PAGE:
Layering or “Nesting” on endpoints is a neat way to express relationships between resources. For example consider a scenario where we have a resource for users and another for comments. Instead of having separate endpoints for each:

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we can nest the comments resource under the users resource to represent the relationship:

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Best Practices for Resource Naming

Basically, we need to define a corporate document in the format of a Guideline for API development that will contain all the rules. Such documents should be publicly available for everyone to read, for example, as part of our API documentation. This way, both our internal development team and our clients will be able to refer to it.

Here is an example of most common, good rules for naming API resources are:

  • Use simple, expressive and self-explanatory names, avoiding any jargon.
  • Stay strict to an informative pattern, meaning avoid unnecessary fillers. It is almost always possible to name a resource with one word.
  • Ensure consistency in naming conventions across all resources.
  • Use plural nouns for resource names to represent collections (e.g., /users instead of /user) with exception for “sole instance” resource.
  • Highly recommended to avoid using verbs and CRUD “names” in resource names; use HTTP methods and appropriate URI layering for actions instead.

Part 4: Request and Response Formats

Choosing the Right Data Formats (JSON, XML, etc.)

We should choose one data format for all communications between clients and the API. Moreover, the inner structure of the format should remain consistent and not lead to any assumptions for clients. In other words, the data format and its concrete representation (Data Structures) should follow some stadartized rule-set or contract for both Requests and Responses.

Frankly, even though XML and HTML formatted REST APIs still exist, the most common and de facto standard format is JSON. XML is pretty old and cumbersome, and almost all popular programming languages know how to handle JSON out of the box.

Using JSON as your format, not forget to set response header Content-Type: application/json ????

Such common things as pagination should also be implemented with a standard interface for every endpoint that supports it.

Part 5: HTTP Status Codes and Error Handling

Significance of HTTP Status Codes

We should always follow the HTTP protocol standard for status codes in responses made by our API. Because it is a protocol, right?

Have you already noticed how we constantly talk about protocols and agreements in the context of APIs? This is not because I am a repetitive fool, but because it matters.

So, um… the best, and probably the only practice that should be considered as “best,” is to stick to the HTTP standard for status codes.

100 – 199 Informational Responses.
300 – 399 Redirects. The most common is 301, meaning “Moved permanently.”
400 – 499 Client-side errors. 400, 401, and 404 are probably the most common.
500 – 599 Server-side errors. For example, 500 means an internal server error.

Take a look at mdn web docs for more info.

We should select all the codes we are going to use in our API and document them in the guidelines.

Consistent and Informative Error Responses

We need to craft error responses consistently (yes, they also need to be standardized for all endpoints) and informatively to assist our users in understanding and resolving issues effectively.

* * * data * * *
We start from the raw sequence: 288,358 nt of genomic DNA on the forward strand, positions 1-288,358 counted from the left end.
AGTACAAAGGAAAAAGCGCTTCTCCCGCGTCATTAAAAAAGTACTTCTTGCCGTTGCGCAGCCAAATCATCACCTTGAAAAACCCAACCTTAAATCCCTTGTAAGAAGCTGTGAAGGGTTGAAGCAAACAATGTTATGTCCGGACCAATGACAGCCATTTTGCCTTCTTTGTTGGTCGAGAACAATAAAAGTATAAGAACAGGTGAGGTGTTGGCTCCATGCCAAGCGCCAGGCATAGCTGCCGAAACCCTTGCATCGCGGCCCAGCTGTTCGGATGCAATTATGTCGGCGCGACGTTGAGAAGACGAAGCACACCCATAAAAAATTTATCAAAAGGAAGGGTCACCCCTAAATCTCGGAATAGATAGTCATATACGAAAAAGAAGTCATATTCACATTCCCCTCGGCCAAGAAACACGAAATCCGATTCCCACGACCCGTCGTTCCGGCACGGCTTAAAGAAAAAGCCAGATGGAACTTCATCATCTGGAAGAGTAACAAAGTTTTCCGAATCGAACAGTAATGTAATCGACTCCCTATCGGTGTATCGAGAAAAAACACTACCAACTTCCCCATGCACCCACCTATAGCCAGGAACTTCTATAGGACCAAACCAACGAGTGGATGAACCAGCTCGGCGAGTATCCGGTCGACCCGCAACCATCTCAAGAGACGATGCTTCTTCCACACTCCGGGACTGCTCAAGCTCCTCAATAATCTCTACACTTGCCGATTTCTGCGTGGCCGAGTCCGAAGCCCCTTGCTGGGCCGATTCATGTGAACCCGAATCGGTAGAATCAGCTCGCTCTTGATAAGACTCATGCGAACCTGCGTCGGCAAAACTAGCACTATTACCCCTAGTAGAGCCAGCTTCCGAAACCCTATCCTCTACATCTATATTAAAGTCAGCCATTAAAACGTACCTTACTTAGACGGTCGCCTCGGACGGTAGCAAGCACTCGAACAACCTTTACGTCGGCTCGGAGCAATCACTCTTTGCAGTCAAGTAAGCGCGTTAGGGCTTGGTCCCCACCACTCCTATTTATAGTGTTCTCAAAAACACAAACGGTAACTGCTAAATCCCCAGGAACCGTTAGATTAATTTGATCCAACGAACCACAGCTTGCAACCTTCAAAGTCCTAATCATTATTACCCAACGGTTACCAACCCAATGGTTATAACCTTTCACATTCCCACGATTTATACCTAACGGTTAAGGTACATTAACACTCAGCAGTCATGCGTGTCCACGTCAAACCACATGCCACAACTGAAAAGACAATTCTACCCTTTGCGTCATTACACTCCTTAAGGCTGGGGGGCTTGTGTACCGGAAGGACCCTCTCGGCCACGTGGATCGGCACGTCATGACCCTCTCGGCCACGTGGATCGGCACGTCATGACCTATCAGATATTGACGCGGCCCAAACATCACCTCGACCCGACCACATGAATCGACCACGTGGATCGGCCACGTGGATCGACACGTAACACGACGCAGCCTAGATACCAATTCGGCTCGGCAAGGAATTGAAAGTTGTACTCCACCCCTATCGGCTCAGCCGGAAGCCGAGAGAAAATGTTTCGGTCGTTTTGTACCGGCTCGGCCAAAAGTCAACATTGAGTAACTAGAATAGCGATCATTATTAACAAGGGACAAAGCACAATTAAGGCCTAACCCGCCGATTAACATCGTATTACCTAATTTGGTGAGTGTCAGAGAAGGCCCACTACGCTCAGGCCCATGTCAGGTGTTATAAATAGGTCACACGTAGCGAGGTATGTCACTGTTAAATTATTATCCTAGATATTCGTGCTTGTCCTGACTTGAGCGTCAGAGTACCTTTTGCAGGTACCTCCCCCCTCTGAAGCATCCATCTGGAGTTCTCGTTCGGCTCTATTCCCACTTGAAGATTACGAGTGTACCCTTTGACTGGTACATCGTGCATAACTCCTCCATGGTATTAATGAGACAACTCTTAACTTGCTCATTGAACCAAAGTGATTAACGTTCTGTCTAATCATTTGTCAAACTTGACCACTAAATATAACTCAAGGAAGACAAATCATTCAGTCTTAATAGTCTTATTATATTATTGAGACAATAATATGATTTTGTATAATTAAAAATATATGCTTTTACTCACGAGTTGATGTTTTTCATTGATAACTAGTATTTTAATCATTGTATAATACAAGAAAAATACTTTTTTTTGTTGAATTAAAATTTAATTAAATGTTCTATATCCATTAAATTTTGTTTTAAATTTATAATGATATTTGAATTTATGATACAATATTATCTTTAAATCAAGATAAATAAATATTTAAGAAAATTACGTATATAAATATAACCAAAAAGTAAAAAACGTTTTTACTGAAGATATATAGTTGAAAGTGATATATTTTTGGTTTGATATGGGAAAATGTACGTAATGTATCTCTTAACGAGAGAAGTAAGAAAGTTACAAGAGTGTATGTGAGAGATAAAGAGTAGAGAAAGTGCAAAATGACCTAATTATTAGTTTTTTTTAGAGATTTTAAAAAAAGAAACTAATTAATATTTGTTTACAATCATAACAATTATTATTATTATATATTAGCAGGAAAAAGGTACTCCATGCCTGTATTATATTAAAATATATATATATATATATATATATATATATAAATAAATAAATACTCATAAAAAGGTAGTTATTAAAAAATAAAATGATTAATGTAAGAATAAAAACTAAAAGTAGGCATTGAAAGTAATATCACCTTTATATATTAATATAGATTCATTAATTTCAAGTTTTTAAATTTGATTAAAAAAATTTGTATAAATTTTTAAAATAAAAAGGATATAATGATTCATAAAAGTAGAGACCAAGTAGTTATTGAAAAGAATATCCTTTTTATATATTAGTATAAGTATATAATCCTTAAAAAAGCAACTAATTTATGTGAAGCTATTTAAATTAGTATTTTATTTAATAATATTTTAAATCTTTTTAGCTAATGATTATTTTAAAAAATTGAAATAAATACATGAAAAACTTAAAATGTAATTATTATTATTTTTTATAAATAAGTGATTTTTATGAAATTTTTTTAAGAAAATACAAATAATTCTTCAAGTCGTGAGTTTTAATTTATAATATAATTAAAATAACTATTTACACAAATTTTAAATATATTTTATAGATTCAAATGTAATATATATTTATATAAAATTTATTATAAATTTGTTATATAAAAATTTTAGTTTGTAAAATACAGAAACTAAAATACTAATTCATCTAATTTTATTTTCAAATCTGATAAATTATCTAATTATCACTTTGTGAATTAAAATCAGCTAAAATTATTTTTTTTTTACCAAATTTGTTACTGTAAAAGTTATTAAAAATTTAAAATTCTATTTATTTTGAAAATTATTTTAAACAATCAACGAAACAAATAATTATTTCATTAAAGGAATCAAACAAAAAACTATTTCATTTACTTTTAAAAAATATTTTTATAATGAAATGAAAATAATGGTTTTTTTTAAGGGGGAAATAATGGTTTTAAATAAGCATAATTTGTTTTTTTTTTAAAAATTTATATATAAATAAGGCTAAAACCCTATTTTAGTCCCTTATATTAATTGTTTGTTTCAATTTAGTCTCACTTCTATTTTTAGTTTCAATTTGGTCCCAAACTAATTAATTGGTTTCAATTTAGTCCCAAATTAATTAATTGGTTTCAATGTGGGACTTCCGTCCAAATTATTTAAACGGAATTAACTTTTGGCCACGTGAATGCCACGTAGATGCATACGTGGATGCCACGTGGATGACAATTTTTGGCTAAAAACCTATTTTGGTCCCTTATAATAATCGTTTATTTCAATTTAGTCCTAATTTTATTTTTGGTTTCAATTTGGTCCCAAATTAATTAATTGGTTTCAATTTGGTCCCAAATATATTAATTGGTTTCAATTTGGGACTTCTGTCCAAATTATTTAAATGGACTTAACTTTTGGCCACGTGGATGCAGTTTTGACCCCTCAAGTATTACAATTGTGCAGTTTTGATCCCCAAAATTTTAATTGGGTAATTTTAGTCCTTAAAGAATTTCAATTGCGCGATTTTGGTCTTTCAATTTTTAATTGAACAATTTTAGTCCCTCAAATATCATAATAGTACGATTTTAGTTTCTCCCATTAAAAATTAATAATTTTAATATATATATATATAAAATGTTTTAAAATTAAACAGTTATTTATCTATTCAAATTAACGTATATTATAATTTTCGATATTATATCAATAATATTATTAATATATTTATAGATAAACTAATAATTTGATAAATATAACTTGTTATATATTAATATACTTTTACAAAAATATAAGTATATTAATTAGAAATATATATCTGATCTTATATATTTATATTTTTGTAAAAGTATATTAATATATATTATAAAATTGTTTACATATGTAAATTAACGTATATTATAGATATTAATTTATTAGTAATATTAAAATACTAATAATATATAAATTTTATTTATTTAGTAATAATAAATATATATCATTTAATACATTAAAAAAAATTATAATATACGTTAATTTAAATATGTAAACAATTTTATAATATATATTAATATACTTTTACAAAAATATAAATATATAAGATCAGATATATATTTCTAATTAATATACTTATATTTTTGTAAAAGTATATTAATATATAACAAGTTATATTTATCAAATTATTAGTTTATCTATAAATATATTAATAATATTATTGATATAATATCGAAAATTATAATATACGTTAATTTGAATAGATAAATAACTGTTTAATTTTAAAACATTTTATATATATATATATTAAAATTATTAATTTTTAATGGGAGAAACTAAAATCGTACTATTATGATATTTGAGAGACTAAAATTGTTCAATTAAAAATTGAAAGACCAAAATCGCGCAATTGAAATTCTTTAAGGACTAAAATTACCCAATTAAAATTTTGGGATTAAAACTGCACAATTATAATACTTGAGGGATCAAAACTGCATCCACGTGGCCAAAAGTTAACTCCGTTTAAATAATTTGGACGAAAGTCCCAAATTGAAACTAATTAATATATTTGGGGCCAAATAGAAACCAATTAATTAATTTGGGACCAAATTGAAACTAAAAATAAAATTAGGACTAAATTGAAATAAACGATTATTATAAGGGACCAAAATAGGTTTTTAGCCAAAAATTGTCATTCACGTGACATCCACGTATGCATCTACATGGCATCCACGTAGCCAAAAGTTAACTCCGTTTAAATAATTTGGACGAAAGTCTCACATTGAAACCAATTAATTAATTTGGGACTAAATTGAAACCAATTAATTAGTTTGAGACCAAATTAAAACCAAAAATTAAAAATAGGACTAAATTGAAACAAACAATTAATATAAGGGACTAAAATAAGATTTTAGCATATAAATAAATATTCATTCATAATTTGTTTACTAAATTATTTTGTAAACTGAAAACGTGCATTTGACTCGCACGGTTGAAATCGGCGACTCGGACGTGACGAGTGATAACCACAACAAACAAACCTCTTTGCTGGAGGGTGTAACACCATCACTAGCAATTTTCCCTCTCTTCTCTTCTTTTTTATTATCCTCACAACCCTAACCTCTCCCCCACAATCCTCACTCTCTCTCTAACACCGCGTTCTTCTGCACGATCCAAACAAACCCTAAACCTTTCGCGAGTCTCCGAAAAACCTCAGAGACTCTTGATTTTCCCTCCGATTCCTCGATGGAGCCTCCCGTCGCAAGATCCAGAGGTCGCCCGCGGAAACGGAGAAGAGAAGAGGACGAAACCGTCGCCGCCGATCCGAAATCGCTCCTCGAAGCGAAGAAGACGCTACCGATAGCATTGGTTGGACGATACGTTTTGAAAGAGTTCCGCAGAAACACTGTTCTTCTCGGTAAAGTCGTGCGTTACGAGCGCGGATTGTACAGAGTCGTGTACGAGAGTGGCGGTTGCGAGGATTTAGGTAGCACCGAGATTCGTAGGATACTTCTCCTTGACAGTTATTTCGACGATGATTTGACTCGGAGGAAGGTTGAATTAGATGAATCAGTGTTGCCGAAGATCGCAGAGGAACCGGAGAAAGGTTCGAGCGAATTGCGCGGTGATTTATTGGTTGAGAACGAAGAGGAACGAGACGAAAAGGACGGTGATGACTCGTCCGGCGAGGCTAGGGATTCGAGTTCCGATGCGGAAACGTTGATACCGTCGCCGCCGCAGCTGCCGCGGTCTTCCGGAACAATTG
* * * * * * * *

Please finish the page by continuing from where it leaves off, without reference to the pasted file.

Part 8: Security Considerations

Securing Your API with Authentication

It is crucial to protect all our API endpoints with authentication mechanisms. The most common authentication mechanism is HTTP Basic Authentication, which should never be used due to its weaknesses and vulnerabilities.

Instead of basic auth, we should use well-known methods such as OAuth and JWT.

The only endpoints that might lack authentication are the OAuth service endpoints, providing functionalities for authentication token operations.

One more really important rule that should always be in the minds of developers: we should never expose any sensitive user information in public endpoints. As for endpoints themselves, we should never expose our internal endpoints, which might be used for communication between different components of our system. Sensitive information might also be exposed by incorrect handling of authentication errors. Our API should not provide any tips for cybercriminals.

SSL/TLS Implementation for Data Encryption

Not much to say here – All endpoints should be accessible only via HTTPS and TLS 1.2+ to ensure secure data transmission over the network. This helps protect sensitive information from potential eavesdropping and unauthorized access. Always prioritize the use of secure protocols to maintain the integrity and confidentiality of data exchanged through the API.

Vulnerability Awareness

Such things as OWASP API Security Top 10 and other security checklists should be a table-on bible for the API platform development team.

Part 9: Documentation

No one likes quests when working with an API. No one will thank us if our documentation is bad or, even worse, does not exist. It is crucial to provide, support, and update documentation for our API from its very inception and throughout the entire development cycle.

API Documentation usually consist of:

  • Clearly defined endpoints with detailed descriptions;
  • Illustrative examples of requests and responses for each endpoint;
  • A categorized list of error messages accompanied by their corresponding status codes;
  • Concise explanations of the purpose and expected behavior of each endpoint;
  • Optionally, a comprehensive user guide offering usage implementation examples in various programming languages.